Pros: Great acting from the adults
Cons: Story could have been fleshed out better
Im a little ashamed to admit I am finally seeing Disney's version of Pollyanna. See, the movie was partially filmed in my hometown. Growing up, I drove by the house used as Aunt Polly's home more times then I can count. Still, it was only as an adult that I got to see the film.
Pollyanna Whittier (Hayley Mills) has had a hard life. Her parents, who were missionaries, have recently died, so the little girl is sent to live with her aunt Polly (Jane Wyman), a woman she has never met before.
Polly is the only surviving adult heir of the Harrington family. As such, she is extremely rich. But she also has the responsibility of running the town, named Harrington after her family. With so many people depending on her, Polly has developed a pessimistic view on life. She does things out of duty, not because she wants to do them. In fact, when it comes to charity, she seems to resent it while insisting on giving whatever is needed.
Into this world comes Pollyanna. She is an optimist because of the way her parents raised her. Her father invented the "Glad Game." When Pollyanna starts to be overwhelmed by bad things, she looks for something to be glad about no matter the circumstances.
While Pollyanna's attitude has no effect on her aunt, it slowly begins to work on the town of Harrington. But can Pollyanna's attitude change the one person in town who needs it most?
The movie is entertaining. Maybe because I'm an adult, I got drawn into the politics in the town. I was actually more interested in that then in watching Pollyanna work her charm on the grumps in town. Still, there are some great scenes where Pollyanna wins over people the town has given up on, like the old hermit who lives on the edge of town or the town hypochondriac.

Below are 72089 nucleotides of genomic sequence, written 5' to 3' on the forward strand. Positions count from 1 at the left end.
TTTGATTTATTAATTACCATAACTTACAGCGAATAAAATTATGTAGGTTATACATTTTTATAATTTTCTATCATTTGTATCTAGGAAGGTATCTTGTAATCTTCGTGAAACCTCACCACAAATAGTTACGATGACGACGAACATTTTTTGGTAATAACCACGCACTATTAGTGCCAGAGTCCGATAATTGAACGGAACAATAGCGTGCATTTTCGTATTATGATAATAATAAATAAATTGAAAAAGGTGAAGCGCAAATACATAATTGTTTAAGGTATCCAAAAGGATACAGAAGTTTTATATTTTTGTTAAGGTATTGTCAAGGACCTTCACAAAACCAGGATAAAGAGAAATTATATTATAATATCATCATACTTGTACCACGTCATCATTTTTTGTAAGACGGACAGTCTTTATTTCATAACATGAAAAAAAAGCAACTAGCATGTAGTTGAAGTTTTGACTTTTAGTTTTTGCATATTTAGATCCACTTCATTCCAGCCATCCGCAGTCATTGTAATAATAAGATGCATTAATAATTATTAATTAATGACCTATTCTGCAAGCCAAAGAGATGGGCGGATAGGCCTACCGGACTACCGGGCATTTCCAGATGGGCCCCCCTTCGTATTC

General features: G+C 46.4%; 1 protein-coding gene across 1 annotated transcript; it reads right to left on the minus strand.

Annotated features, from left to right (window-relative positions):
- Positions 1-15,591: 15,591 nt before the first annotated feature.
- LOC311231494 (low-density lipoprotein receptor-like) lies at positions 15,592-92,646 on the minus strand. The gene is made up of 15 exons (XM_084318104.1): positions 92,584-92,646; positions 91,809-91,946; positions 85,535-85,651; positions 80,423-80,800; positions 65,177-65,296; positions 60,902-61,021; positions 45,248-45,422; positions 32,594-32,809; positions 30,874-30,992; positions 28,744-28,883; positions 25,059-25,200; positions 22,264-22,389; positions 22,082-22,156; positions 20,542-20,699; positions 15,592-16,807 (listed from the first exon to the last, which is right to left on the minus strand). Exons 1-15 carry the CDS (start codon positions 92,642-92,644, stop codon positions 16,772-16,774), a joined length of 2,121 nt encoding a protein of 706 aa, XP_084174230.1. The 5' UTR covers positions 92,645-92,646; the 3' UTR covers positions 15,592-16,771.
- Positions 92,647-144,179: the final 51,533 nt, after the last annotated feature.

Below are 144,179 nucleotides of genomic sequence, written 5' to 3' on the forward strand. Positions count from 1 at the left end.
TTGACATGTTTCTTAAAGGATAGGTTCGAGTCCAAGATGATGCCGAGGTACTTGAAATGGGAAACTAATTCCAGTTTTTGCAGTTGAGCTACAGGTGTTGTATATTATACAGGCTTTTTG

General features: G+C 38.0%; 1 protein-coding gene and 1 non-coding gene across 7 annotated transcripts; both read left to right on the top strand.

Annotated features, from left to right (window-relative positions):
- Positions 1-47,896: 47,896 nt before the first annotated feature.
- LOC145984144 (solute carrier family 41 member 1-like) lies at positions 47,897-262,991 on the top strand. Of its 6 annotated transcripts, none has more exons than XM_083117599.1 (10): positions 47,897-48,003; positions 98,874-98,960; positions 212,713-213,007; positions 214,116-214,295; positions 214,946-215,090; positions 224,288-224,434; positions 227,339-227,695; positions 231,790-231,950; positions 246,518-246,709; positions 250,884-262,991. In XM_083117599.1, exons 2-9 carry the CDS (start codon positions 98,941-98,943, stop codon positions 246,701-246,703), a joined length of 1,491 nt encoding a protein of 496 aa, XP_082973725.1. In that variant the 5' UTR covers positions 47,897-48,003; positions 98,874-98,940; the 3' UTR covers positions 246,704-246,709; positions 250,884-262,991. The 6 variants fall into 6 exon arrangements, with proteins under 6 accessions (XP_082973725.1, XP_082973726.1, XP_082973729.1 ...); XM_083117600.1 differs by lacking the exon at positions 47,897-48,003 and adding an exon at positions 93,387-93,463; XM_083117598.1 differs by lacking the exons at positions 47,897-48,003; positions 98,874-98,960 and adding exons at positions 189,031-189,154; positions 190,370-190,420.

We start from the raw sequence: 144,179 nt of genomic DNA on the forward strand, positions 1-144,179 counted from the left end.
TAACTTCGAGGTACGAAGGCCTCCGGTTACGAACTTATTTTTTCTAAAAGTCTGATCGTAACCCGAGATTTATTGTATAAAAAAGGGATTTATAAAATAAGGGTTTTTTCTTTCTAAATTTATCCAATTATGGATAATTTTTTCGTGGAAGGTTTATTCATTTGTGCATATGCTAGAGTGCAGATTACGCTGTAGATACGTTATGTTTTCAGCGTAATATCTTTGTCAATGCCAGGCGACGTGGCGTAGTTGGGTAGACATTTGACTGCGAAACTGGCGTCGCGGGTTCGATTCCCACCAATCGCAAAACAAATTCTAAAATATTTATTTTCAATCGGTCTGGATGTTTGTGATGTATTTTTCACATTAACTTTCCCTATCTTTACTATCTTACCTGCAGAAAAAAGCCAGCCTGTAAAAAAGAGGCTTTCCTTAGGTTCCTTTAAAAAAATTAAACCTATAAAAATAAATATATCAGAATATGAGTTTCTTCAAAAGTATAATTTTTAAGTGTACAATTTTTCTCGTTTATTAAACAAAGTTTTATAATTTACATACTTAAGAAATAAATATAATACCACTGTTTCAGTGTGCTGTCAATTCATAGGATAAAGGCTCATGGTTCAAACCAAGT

The story takes place in 1912. The movie does an excellent job of recreating small town life during the period with costumes and sets.
The biggest problem with the movie is the pacing. The director wanted to cut 20 minutes of the film, but Walt Disney overruled him. While I don't know for sure what they were, I can think of a few scenes that were overlong and slowed down the story. Maybe if I had seen this as a kid I wouldn't mind, but as an adult, I found myself watching the clock at times to see how much longer the movie would run.
Another problem I had was Aunt Polly's back story. The movie hints about things that helped make her the woman we see, but they are never explained. A few more scenes spent developing her would go a long way toward explaining her actions.
Add to that the climax. Instead of the ending being properly developed, the movie ends abruptly. I want to know what happened next. Still, I had come to care for the characters, so I was emotionally affected by the ending.
This movie was Hayley Mill's debut. While she is fine in the roll, she seems a bit wooden at times. The adults all do a fine job in the film. Jane Wyman does a great job in the role of Aunt Polly. I had the most fun watching Agnes Moorehead of Bewitched fame. Her portrayal of hypochondriac Mrs. Snow is downright hilarious.
But I bet you're wondering about my title. During the opening credits, there is a scene of a bunch of boys swimming. One of them is swinging on a rope into the water. If you're paying attention, you can tell he's naked. This shocked me so much I ran the DVD back and watched it again. Considering the time the movie is set, it is accurate and completely innocent. I was just shocked to see it.
Despite my complaints, I did enjoy the movie. If you and your kids haven't seen it, it is worth watching once. However, Disney has released better films over the years.